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‘Peaceful Yemen essential for the stability of region’

11 Sep 2021 By OUR CORRESPONDENT

Muscat – The newly appointed Special Envoy of the United Nations Secretary-General for Yemen has asserted that “a peaceful and stable Yemen is essential for the stability of the entire region”, while acknowledging the efforts of Oman towards that direction.

Hans Grundberg praised Oman for its support to international efforts in Yemen, as he was received by H E Mohammed bin Awad al Hassan, Oman’s permanent representative to the United Nations, at the sultanate’s delegation headquarters on Friday.

Both the envoys reviewed the latest developments in Yemen and the international efforts exerted to restore security and stability to Yemen, during their meeting in New York.

In his inaugural address to the UN Security Council on Thursday, Grundberg informed about his upcoming travels to Riyadh for a meeting with Yemeni President Abedrabbo Mansour Hadi and members of the internationally recognised government as well as with Ansar Allah (Houthi) leaders and regional leaders in Riyadh, Muscat, Abu Dhabi, Kuwait, Tehran and Cairo.

“My office and I stand ready to spend as much time in Yemen and with Yemenis as possible,” he said, adding that each month he would “reflect frankly and openly on these discussions” while briefing the ambassadors and seek their “tangible and coordinated support” to take his mandate forward.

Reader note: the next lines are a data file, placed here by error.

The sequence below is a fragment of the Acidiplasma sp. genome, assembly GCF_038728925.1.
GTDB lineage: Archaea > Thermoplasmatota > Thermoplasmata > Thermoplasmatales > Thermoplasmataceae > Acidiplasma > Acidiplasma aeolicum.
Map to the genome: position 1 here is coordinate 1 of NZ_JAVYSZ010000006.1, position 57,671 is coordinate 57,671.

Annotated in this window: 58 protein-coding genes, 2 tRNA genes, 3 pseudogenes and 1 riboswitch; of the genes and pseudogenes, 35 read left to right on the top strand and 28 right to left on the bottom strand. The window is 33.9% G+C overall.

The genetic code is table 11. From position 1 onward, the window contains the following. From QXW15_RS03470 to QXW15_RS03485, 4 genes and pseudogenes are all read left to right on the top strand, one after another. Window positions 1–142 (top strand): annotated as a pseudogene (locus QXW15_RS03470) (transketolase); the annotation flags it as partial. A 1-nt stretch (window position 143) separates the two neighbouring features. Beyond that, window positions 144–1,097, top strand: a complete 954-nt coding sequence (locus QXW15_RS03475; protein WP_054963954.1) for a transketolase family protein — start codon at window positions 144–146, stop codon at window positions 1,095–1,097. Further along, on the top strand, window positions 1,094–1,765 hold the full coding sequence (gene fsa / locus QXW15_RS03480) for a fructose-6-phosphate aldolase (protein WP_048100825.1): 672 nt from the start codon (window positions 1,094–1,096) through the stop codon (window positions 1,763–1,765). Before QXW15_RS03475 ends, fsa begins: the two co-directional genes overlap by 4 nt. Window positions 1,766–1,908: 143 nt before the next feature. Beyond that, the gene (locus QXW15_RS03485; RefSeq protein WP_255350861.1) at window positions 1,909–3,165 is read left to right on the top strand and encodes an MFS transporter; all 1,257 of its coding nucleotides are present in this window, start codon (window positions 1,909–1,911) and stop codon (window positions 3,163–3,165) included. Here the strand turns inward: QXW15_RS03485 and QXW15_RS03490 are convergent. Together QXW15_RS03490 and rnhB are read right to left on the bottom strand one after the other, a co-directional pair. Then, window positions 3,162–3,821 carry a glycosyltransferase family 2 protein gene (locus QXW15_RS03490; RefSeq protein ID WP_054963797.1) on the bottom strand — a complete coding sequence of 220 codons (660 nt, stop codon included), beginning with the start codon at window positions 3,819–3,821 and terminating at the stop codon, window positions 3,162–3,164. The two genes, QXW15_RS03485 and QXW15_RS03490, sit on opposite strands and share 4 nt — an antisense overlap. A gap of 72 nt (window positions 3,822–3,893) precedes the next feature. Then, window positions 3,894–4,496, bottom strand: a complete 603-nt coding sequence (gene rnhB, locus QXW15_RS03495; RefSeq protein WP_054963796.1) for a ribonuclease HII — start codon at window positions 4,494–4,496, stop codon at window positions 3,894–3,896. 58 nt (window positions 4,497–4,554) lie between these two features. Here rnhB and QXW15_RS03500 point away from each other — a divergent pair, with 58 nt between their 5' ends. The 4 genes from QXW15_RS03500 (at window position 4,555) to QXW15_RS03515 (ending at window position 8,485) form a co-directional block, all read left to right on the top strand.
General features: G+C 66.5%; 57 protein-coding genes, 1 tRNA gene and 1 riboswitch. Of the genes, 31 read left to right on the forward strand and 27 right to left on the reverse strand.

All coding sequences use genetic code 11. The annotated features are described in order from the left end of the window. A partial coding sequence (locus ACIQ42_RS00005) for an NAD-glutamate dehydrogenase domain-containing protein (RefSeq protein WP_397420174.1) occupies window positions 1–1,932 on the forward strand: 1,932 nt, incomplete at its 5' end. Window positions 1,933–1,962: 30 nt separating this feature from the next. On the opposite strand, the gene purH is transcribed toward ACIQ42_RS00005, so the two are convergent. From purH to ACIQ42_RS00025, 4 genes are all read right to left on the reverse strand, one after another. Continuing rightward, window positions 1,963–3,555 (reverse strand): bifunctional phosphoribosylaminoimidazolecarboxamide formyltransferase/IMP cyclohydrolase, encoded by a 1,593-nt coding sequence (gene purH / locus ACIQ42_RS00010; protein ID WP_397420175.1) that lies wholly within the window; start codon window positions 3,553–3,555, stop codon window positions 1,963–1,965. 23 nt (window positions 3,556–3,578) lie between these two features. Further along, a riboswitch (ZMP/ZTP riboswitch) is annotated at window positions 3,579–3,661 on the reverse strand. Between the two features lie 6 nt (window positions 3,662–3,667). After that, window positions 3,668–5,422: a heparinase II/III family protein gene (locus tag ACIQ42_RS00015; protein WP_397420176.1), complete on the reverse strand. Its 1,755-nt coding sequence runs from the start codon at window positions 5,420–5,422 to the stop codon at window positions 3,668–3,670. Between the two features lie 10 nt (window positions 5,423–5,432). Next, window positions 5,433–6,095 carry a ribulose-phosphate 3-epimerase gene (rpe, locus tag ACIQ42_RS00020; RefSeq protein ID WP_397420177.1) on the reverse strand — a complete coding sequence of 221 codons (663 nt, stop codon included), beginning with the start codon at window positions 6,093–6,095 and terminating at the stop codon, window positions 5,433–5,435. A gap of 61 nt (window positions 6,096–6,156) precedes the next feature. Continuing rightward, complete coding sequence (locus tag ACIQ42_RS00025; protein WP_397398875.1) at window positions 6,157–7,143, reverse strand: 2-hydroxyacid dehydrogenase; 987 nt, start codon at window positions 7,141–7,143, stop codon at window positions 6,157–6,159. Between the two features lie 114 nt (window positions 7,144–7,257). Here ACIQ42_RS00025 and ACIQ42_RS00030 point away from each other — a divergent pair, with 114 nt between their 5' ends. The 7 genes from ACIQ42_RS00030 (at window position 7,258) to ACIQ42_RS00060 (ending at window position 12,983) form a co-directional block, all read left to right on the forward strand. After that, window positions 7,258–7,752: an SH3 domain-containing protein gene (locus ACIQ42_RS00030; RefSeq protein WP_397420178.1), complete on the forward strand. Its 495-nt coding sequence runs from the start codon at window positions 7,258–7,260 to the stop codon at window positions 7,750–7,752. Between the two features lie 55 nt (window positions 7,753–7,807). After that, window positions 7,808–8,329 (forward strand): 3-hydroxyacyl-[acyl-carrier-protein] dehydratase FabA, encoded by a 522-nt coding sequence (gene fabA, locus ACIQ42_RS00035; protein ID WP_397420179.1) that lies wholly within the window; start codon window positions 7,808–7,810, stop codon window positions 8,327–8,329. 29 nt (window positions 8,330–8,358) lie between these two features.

In his speech, Grundberg painted a grim picture of six years of unabated armed conflict in Yemen during which thousands of civilians have been killed, displaced, and impoverished as gender-based violence has surged significantly.

“From unrelenting violence to fuel and electricity shortages to surging food prices, every detail of daily life in Yemen is somehow tied to difficult political questions that demand a
comprehensive resolution,” he stated.

State institutions have split apart, he continued, hobbling the economy and leaving citizens and businesses to “navigate dizzying and often contradictory administrative requirements” and “economic warfare…is sowing devastating long-term consequences”.

“Yemenis all over the country live with severe limitations on their freedom of movement and of the movement of essential goods due to ongoing fighting, checkpoints, road, port and airport restrictions.”
“Enabling a resumption of a peaceful, inclusive, orderly and Yemeni-led political transition process that meets the legitimate demands and aspirations of the Yemeni people, as mandated by this Council, will not be easy. There are no quick wins,” Grundberg said.

He added that the epicentre of the military confrontation has shifted, with regular violent flare-ups in the southern governorates, accompanied by a deterioration in the economy and local services.
“The impact of the conflict on the diverse range of grievances and demands in the southern governorates cannot be ignored,” he said.

“Peace in Yemen will not be sustained in the long term if southern voices do not play a part in shaping it responsibly.”

Moreover, the conflict is spilling across borders, threatening regional security and international waterways, including targeting civilians and infrastructure inside of Saudi Arabia.

“The fighting must stop, the violence has to come to an end,” he underscored.

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